William Wolcott

William Wolcott

Thomas Wolcott

f a m i l y
John Wolcott
Thomas Wolcott
  • Born: Abt 1500, Tolland, Somerset, England
  • Died: Abt 1555, Tolland, Somerset, England

    pict2397.jpg [193x115] WATERSMEET FARM (Picture taken in the 1930s)
    Thomas Wolcott, c.1500-c.1555, tucker, is the only Wolcott on the Tolland tax rolls in 1550. He was apparently the same Thomas who was on the tax roll of 1525. Tucking and fulling were names for the finishing process of cloth making, in which newly woven wool cloth was prepared for sale by soaking and beating, usually by means of a water driven mill. Thomas Wolcott apparently leased the fulling mill from the Sellacks. Thomas Wolcott's name is also found in several wills of the period. The will of Elizabeth Hervye of Tolland, dated 1550, has Thomas Wolkot as a witness. The will of William Howe of Tolland, dated 1551, has Thomas Wolcott, the elder, as a witness, and mentions a debt due from John Wolcott for eleven yards of raw cloth. The will of John Seller of Tolland, dated 1553, also has Thomas Wolcott, the elder, as witness. Thomas was a property owning adult in 1525 and still alive in 1553, so he was probably born sometime between around 1500. The information in the 1986 Wolcott Genealogy that he was born in 1487, died 5 June 1554, and was married to a Margaret Welling, appears to be fabricated, as he left no will, and birth, marriage, and death records don't begin at Tolland until 1598. Thomas appears to have been the father of all of the next generation of Tolland Wolcotts, Thomas Wolcott, John Wolcott, Henry Wolcott, and Roger Wolcott, who were all adults living in 1572. An Elizabeth Wolcott died at Lydiard St. Lawrence in 1565. The will of Elizabeth Woolcott of Lawrence Lydiard, widow, is dated 1565 and was proved 26 September 1565. In it, Elizabeth asks that she be buried at Tolland, and bequeaths all her property to Thomas Winter, her servant, who she appoints executor of her will. No one else is mentioned. She may have been the widow of Thomas.
    Among documents which belonged to Henry Wolcott, the immigrant, is an ancient manuscript dated 1618, conveying to Henry's brother, Christopher Wolcott, land in the parishes of Tolland and Lydiard St. Lawrence in the county of Somerset "which now are or lately were parcel of the Manor of Gauldon." Henry Wolcott inherited these lands when Christopher died in 1639.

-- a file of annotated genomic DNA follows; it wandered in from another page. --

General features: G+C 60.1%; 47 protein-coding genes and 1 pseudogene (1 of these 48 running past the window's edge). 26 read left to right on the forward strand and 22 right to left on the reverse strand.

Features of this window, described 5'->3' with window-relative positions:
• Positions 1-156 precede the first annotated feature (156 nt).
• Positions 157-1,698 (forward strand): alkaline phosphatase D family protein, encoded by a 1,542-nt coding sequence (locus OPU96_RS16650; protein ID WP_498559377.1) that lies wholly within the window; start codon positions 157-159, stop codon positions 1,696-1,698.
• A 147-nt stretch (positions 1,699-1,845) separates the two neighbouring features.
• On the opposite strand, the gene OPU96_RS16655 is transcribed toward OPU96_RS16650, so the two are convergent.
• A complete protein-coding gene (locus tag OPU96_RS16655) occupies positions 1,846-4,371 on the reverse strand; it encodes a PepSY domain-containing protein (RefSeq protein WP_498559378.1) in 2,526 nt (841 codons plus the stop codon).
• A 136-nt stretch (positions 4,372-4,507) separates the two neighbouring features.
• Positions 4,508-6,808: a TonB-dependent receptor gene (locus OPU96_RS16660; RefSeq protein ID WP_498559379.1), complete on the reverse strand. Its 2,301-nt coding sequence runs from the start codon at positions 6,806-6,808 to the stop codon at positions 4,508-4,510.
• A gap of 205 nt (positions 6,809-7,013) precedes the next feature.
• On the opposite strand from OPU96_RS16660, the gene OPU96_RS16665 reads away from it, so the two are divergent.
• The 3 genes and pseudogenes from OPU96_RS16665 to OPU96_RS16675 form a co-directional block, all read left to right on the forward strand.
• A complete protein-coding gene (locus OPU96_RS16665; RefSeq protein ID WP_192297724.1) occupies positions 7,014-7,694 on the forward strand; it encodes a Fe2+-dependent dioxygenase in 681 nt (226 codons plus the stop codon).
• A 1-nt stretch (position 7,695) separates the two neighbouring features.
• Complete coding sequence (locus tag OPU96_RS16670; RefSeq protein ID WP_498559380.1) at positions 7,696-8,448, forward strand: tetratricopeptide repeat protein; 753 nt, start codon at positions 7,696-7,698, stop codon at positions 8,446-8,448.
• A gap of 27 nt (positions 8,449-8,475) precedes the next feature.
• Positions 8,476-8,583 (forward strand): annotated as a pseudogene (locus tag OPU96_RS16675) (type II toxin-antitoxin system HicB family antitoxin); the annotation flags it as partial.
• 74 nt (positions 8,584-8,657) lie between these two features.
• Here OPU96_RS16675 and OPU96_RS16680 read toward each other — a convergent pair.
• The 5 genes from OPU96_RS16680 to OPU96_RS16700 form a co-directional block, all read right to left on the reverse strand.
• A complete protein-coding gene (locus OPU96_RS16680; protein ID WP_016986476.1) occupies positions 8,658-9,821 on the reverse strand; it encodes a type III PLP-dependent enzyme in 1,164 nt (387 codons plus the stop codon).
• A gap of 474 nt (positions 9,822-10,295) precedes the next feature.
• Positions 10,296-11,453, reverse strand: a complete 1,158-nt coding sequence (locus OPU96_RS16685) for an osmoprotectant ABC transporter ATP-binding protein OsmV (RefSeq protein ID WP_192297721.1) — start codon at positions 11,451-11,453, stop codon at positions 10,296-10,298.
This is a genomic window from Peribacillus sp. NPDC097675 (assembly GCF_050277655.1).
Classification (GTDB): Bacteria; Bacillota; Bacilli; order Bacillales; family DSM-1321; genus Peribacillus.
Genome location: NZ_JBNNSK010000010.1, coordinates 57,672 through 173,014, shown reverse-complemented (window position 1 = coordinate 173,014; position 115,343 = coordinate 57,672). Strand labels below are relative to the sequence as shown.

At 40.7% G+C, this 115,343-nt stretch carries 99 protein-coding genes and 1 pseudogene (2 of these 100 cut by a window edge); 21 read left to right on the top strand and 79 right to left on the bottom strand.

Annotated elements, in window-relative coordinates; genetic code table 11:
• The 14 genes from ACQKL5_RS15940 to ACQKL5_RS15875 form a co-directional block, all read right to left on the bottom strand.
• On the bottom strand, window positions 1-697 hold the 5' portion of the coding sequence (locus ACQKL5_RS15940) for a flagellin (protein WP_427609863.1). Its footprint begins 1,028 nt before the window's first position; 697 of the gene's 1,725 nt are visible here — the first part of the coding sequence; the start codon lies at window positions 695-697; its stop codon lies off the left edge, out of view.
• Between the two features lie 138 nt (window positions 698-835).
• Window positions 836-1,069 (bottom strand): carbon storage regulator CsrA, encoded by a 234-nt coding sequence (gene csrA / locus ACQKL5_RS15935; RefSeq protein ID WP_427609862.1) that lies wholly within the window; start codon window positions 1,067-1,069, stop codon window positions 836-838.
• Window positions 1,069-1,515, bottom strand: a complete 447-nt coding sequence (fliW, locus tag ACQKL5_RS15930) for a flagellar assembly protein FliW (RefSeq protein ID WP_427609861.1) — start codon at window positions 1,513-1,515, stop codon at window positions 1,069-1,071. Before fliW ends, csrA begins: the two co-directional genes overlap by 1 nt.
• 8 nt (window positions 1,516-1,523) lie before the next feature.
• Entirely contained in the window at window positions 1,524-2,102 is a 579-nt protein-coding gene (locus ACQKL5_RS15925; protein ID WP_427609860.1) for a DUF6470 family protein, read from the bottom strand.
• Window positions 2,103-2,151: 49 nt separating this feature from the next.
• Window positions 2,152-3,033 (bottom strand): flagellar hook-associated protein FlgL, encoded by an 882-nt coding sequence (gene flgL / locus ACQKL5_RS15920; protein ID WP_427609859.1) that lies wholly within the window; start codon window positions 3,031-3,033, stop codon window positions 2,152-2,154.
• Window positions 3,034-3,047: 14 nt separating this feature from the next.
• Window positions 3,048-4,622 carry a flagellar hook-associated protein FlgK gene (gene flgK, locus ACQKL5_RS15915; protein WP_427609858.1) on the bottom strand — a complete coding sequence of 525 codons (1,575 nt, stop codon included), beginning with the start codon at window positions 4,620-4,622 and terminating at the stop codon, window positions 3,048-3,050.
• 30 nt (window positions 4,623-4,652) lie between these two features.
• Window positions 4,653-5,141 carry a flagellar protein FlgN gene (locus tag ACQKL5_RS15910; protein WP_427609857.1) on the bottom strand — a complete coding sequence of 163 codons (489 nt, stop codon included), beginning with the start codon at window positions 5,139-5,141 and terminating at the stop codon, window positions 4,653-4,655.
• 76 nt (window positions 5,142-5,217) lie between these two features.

American Wolcotts came to believe that the property Henry Wolcott inherited from his brother was the principle residence at Tolland known as "Gauldon Manor". An Inquest Post Mortem, taken at the time that Christopher Wolcott died, however, shows that the property purchased by Christopher was only part of the manor, consisting of three houses and a mill. One of these houses, with the adjacent mill, was the home of Henry's father and grandfather, and probably Henry's birthplace. This house has been renovated and is now a residence called Watersmeet Farm.

    Most of the remainder of the lands that once were the manor of Gauldon, including the main farm called Gauldon Farm, a fulling mill adjacent to it, twelve acres of wood, and two enclosed lots of eight acres called Serles, was purchased by John Turberville of Sampford Peverell, Devon, in 1615. Gauldon Farm was refurbished by the Turbervilles with the ornate plaster decorations with the Turberville coat of arms that distinguish the house today. The house remained in the Turberville family until 1731, after which it passed to successive owners. The house is known today as Gauldon Manor and has recently been renovated and beautifully landscaped. It is now open to the public on certain days for a fee.